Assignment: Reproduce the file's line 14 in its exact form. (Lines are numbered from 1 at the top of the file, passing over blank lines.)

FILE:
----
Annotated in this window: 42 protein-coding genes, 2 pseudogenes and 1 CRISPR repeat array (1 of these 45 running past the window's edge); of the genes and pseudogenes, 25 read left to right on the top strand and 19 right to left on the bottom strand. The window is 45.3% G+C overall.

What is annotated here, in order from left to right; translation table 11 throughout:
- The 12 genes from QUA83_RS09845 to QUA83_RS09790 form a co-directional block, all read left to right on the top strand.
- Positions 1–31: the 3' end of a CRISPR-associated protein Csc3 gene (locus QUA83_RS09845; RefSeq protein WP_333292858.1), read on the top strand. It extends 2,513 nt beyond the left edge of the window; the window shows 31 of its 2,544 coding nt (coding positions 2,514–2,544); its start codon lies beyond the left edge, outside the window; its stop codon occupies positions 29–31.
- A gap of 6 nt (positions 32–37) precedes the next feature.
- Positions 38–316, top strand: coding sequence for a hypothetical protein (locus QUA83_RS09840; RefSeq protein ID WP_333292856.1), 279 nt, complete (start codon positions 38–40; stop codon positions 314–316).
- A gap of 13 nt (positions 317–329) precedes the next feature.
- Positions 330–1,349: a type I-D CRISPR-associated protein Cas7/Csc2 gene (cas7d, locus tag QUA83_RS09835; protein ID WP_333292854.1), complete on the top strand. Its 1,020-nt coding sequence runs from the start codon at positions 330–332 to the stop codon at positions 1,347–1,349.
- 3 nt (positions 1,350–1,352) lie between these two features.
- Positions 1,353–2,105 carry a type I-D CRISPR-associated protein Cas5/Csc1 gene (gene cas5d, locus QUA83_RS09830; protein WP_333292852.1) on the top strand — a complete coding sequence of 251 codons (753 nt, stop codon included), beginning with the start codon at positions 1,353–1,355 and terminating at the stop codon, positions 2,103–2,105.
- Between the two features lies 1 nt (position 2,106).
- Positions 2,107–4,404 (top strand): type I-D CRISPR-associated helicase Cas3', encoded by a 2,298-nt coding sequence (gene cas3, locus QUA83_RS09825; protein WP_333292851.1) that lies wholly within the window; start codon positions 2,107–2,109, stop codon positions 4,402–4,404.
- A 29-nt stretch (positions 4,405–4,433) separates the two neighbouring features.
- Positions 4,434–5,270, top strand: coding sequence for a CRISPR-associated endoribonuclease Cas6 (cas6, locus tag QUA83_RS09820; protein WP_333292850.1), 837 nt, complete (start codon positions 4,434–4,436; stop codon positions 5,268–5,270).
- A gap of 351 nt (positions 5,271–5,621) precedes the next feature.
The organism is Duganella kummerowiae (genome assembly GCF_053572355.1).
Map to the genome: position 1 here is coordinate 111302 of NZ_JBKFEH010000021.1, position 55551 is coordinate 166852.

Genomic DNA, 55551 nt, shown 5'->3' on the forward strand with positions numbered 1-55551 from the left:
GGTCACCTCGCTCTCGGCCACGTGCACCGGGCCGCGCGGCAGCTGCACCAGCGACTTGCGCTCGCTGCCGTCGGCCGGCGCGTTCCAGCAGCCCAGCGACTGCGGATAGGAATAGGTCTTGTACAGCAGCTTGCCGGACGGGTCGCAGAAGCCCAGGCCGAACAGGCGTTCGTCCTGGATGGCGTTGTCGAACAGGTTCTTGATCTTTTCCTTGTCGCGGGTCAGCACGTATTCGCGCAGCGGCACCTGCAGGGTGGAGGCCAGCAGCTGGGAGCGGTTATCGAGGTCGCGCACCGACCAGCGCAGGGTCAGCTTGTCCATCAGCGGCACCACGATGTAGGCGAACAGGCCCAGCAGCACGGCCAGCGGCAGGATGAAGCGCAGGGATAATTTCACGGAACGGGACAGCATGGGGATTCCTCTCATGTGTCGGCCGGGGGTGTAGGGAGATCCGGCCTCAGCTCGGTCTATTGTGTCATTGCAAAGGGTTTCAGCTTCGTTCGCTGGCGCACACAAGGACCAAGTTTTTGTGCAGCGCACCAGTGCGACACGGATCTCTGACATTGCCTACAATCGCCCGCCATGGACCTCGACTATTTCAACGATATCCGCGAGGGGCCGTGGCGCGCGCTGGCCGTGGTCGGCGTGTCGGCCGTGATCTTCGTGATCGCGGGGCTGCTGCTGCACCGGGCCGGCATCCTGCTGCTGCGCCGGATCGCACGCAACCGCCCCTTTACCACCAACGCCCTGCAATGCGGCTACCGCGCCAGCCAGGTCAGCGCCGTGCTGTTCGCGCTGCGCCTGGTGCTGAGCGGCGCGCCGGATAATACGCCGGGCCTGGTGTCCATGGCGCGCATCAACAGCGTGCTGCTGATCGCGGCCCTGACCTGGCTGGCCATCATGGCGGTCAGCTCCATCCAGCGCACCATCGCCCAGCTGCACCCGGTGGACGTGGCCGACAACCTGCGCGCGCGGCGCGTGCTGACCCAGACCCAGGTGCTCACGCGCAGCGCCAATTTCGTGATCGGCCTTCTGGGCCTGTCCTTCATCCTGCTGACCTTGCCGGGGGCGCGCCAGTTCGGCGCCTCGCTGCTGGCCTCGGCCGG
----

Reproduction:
- Positions 4,434–5,270, top strand: coding sequence for a CRISPR-associated endoribonuclease Cas6 (cas6, locus tag QUA83_RS09820; protein WP_333292850.1), 837 nt, complete (start codon positions 4,434–4,436; stop codon positions 5,268–5,270).